But the United Nations fears that the closings will prevent food aid from reaching the people of Gaza. Israel has agreed to let truckloads of food into Gaza today, but will then shut the boarders down again, leaving future shipments in doubt. Supplies are already empty in the Gaza strip.
The Associated Press, via the International Herald Tribune, does a good job on explaining how food aid is distributed in Gaza.
Among the items UNRWA has not been able to get into Gaza are fire extinguishers for its facilities, tires for its vehicles, toner for the photocopiers in its schools and clinics and materials for a blind children's center, said UNRWA spokesman Christopher Gunness.
More than half of Gaza residents are refugees and their descendants from the 1948-49 war over Israel's creation and many still live in squalid shantytowns.
The Israeli blockade has plunged the crowded territory even further into poverty, while keeping construction materials out and Gazans locked in. About 80 percent of Gaza's 1.4 million residents depend on food aid, according to U.N. figures.
Israeli military spokesman Peter Lerner said the crossing was closed in response to rocket fire into Israel from Gaza. No decision had yet been made about when to reopen the crossings but the government was considering the U.N.'s position, Lerner said.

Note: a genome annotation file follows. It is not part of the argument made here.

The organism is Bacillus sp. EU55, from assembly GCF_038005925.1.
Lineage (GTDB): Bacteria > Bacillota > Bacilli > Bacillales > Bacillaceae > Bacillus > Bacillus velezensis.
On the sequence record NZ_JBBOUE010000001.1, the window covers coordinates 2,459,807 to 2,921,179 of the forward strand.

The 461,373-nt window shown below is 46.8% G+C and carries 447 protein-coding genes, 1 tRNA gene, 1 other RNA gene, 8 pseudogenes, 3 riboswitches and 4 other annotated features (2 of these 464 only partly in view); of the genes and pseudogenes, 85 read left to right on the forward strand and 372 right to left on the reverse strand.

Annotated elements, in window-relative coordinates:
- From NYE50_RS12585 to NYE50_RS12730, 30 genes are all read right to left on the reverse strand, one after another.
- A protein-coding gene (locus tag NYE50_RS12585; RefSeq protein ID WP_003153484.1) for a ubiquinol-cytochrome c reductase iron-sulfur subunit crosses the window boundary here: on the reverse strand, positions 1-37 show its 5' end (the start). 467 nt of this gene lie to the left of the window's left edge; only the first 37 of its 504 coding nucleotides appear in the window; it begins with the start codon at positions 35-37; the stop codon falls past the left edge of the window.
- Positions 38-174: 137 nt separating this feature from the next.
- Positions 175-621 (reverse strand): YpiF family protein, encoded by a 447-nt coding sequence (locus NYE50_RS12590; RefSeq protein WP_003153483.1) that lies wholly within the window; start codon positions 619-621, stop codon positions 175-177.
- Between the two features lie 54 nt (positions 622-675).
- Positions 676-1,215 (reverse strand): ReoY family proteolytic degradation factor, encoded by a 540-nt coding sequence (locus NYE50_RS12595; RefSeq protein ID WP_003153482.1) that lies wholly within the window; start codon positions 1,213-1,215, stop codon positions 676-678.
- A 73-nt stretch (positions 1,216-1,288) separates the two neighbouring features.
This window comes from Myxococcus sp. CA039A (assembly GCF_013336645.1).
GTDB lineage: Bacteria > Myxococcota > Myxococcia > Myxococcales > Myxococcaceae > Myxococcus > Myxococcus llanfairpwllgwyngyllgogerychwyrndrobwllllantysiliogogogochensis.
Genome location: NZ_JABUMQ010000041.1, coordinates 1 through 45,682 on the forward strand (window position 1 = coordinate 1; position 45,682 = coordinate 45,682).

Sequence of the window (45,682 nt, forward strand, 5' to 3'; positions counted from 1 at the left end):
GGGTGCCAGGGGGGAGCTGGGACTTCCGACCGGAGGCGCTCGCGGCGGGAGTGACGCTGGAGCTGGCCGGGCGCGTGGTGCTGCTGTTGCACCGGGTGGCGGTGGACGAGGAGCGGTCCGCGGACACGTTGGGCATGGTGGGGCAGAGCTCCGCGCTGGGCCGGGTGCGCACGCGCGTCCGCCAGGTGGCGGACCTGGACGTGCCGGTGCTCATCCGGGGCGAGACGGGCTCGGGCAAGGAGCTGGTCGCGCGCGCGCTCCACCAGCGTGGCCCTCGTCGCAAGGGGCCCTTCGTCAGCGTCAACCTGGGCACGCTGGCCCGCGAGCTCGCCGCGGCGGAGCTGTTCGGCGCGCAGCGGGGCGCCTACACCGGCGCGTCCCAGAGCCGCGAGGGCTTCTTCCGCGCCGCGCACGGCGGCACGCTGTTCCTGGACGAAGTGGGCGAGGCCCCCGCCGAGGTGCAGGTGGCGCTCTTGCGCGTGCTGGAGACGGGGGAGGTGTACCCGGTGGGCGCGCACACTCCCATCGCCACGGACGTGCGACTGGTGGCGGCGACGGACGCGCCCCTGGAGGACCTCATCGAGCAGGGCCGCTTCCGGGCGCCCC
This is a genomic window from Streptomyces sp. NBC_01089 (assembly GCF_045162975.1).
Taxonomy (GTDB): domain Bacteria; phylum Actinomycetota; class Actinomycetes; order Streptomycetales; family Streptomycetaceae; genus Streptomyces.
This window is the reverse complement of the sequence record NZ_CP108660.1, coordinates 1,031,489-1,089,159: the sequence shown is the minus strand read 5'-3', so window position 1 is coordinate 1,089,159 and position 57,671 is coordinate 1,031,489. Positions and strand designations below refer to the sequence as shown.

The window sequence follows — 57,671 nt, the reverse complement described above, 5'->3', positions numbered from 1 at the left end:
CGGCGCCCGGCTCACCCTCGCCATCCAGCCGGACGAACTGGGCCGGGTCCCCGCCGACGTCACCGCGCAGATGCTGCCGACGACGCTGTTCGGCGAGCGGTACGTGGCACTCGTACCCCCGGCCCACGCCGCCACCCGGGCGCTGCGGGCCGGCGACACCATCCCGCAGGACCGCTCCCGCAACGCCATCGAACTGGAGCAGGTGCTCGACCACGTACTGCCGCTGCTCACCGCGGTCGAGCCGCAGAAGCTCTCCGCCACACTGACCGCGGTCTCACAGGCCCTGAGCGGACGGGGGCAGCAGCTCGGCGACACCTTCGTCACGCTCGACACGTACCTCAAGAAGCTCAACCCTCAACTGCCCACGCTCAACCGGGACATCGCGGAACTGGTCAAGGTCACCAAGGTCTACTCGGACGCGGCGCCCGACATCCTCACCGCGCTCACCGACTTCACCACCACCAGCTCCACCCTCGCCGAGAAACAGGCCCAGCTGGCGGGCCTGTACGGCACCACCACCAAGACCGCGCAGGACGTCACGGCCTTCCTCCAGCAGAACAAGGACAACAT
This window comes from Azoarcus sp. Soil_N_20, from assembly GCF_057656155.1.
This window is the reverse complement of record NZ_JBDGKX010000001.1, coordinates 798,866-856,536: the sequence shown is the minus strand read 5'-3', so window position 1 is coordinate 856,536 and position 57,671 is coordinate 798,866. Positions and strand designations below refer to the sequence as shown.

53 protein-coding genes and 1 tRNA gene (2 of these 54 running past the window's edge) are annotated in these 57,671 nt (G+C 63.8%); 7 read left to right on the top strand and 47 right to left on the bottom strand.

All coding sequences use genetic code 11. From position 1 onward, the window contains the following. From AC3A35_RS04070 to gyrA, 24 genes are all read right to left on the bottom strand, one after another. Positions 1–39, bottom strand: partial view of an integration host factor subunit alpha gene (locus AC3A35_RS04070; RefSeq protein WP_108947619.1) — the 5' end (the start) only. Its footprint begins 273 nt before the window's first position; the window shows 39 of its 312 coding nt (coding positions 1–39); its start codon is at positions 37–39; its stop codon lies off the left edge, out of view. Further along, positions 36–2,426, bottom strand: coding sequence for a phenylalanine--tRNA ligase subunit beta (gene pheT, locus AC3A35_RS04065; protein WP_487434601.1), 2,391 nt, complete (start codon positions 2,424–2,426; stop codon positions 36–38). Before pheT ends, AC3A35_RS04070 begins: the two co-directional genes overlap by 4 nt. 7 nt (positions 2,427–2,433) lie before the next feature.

Besides providing food aid in Gaza, the U.N. Relief and Works Agency runs more than 220 schools and provides health care to more than 1 million Palestinians.
The U.N. distributes food aid to Gazans in cycles. Families are categorized by size and each group has a window every two or three months when it can pick up its food.
When the U.N. is forced to stop distribution, the tens of thousands of people eligible to get their food during that period will get nothing, said U.N. officials. This will delay the cycle, meaning that all food recipients will have to wait longer for their next installment.